William “Big Willie” Andrew, who tried to get kids off the streets and keep them out of gangs by organizing drag races on Terminal Island, died over the weekend.
The 70-year-old had been in poor health, reports bangshift.com.
Instead of claiming turf, he told young people they should “run what you brung” on the track. And some credit him for creating the import-racing environment that sparked the Fast and the Furious tuner-car explosion of the 1990s:
He founded the International Brotherhood of Street Racers and the Brotherhood Raceway drag strip on Terminal Island in the years following the Watts riots of 1965. The idea was to give an outlet to Latino, black and Asian youths.
In fact, the year after the unrest, Andrew started hosting quasi-legal midnight races on Fridays.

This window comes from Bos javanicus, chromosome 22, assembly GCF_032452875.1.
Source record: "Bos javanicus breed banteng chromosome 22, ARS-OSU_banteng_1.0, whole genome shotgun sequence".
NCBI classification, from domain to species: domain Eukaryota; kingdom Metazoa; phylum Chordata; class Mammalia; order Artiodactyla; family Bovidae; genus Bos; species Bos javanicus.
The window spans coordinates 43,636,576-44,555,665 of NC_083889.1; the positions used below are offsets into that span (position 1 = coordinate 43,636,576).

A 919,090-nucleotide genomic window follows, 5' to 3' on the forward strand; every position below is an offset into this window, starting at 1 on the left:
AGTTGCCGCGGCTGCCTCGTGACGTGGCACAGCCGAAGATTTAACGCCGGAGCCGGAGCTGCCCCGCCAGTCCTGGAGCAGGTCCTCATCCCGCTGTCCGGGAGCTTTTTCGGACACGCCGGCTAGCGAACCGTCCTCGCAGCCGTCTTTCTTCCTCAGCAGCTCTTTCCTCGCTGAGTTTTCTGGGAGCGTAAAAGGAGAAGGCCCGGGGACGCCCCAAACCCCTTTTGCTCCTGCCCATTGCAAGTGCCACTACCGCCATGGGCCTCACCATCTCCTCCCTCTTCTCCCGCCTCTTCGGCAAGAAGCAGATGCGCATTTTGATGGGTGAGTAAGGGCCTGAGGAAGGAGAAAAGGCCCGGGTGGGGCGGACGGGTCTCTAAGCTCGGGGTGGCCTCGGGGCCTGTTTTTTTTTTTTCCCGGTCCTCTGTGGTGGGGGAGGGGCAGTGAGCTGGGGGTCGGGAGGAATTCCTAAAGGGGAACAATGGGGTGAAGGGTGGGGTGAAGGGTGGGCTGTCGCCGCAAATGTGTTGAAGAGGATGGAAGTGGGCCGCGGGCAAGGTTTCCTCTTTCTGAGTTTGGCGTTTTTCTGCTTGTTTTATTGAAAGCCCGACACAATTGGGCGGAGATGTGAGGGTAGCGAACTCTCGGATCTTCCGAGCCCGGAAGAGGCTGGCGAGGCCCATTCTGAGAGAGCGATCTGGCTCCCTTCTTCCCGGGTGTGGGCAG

In 1971 he and wife Tomiko, who died in 2007, established the raceway. And they would not only talk about it, they would be about it — racing his and hers Hemi Daytona Chargers.
After helping launch the tuner scene — just as it was exploding — the track closed in 1995, but not without respect, love and credit going to the 6 foot, 6 inch “Big Willie.”
According to bangshift.com:
It can be argued that the import drag racing scene which exploded in the 1990s was born there in the decades leading up to it's mainstream popularity. Robinson was constantly working and fighting to keep the track open but ultimately the city stopped the operation of Brotherhood Raceway a number of years ago. Every now and again, rumors jump up that the track may reopen but they have not come to fruition at this point.